The thermometer on my car read 14 degrees this morning. Despite what the calendar says, that is not spring. The stores are full of shorts. It’s a laugh.

At least we are nice and warm in our NEW HOUSE! Those who know us in real life know that we bought a house and moved in February. While we were waiting to close and trying to set a moving date, the city got pummeled with four back-to-back snowstorms in the space of just over a week. (At least we didn’t have it as bad as Boston.) We moved in February with 7-foot snowbanks all over the place and movers tracking salty slush through the house. Then I had to mop the floor in our apartment that was heated only by space heaters since we were not living there. My socks got wet and Rafi got bored. It was not one of my favorite experiences.

Yesterday was Maple Sunday, which is supposed to be the culmination of the four-week period of running sap and making maple syrup. They have festivals in some towns, but every little syrup producer advertises, puts up a sign, and sells the syrup from their backyard. There is one family that makes syrup who are members of the synagogue by us, and we went to their house and talked maple syrup and synagogue politics for half an hour in a shed dubiously heated by the syrup boiler. They said the sap usually starts running mid-February, but it didn’t start this year until a couple of weeks ago, so they only had half the amount of syrup as usual.

Jewish life in Maine continues to be an adjustment. With Shaarey Tphiloh undergoing a crisis of leadership and money, and with Pesach coming up, I’ve been feeling it more acutely. The Jewish community here is really, really small and resource-poor (not just money but also the time and energy of people). I’ve said before, and I’ll say it again, that religious life in Cleveland was more similar to Israel than to Maine. I keep reminding myself not to expect holiday celebrations or people’s choice of holiday activities to be what I would expect. I don’t mean to denigrate Maine at all. There are some amazing things that go on here, like Jewish Jam with Student Cantor Jeff Warschaur, an informal group for all ages to sing and play traditional Jewish music. Maine is a really special place for its slower pace of life, its local food, its vast stretches of woods, and the rootedness of its people, and those characteristics are incompatible with dense population centers with transient families. They shouldn’t be incompatible with traditional Judaism, but they are incompatible with a large, resource-rich Jewish community.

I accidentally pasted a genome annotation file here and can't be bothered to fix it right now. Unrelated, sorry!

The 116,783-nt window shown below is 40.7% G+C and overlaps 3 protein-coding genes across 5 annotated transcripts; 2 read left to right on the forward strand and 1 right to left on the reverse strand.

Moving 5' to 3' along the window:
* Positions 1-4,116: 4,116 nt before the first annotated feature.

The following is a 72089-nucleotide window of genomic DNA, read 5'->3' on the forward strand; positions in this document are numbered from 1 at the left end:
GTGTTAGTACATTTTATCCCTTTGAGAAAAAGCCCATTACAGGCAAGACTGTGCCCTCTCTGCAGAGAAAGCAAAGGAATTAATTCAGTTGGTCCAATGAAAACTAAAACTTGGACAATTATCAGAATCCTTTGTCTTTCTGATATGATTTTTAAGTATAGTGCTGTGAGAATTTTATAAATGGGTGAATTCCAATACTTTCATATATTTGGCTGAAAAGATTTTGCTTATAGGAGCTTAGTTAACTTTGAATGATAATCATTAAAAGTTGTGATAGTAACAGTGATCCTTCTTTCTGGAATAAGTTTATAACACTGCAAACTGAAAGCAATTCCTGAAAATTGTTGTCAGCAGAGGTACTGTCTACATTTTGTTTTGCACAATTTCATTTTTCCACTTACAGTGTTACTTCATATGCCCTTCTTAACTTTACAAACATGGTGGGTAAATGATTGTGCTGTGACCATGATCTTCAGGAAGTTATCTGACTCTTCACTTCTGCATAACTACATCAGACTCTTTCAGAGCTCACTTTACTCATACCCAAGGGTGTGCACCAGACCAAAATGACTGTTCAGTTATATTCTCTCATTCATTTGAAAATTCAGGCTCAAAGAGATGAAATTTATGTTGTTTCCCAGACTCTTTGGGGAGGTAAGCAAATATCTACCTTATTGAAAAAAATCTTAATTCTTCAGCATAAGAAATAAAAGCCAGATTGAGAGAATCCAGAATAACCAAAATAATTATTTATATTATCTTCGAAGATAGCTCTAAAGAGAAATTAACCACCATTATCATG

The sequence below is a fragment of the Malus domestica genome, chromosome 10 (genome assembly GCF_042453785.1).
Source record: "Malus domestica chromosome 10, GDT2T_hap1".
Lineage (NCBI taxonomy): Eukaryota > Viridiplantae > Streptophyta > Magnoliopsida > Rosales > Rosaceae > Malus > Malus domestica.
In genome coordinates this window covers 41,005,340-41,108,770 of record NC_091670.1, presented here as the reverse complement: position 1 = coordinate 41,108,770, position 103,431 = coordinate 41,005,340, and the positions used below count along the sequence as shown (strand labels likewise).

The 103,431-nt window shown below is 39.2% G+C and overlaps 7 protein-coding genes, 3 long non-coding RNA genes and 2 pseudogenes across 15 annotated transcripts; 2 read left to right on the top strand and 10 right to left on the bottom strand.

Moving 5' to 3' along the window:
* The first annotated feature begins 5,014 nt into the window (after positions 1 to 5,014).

It’s hard for me separate unfamiliar Jewish culture from the general feeling of being transplanted. I think the two feelings feed into each other. (I felt better after Maple Sunday, which reminded me of what I love about Maine, and after getting a great response from families from Rafi’s school to come to our matzah pizza party on the 7th night in our NEW HOUSE.)

Rafi is learning how to play chess and loves it. He does puzzles online and goes to chess club when they have it on Sunday instead of Saturday. I swear the thinking skills are spilling over into learning to read; although we haven’t been pushing the reading at all, something is starting to click in his brain. This morning he was sounding out words in one of Ezra’s books.

Now if spring would just come…


7 thoughts on “Winter

  1. You have discovered the real problem with Northern New England winters. They last too long. This one is lasting even longer.

    Wonderful to hear about Rafi’s progress with chess and other things.

  2. Rafi is a bright little boy and I think you are a very good writer. I have been in Maine for 12 years and I didn’t know there were Mapple Syrup farm! I am an hibernator… 😉 It does take some time to adjust to Maine’s life; I still haven’t yet… I am so glad you enjoy your new home and I hope you will have a fun Pesah celebration! Hag Sameah lekulam! 🙂

  3. If you’re sick of your winter clothes you can wear lighter weight cottons over tights, with a cardigan…a pastel scarf instead of a wintery one…

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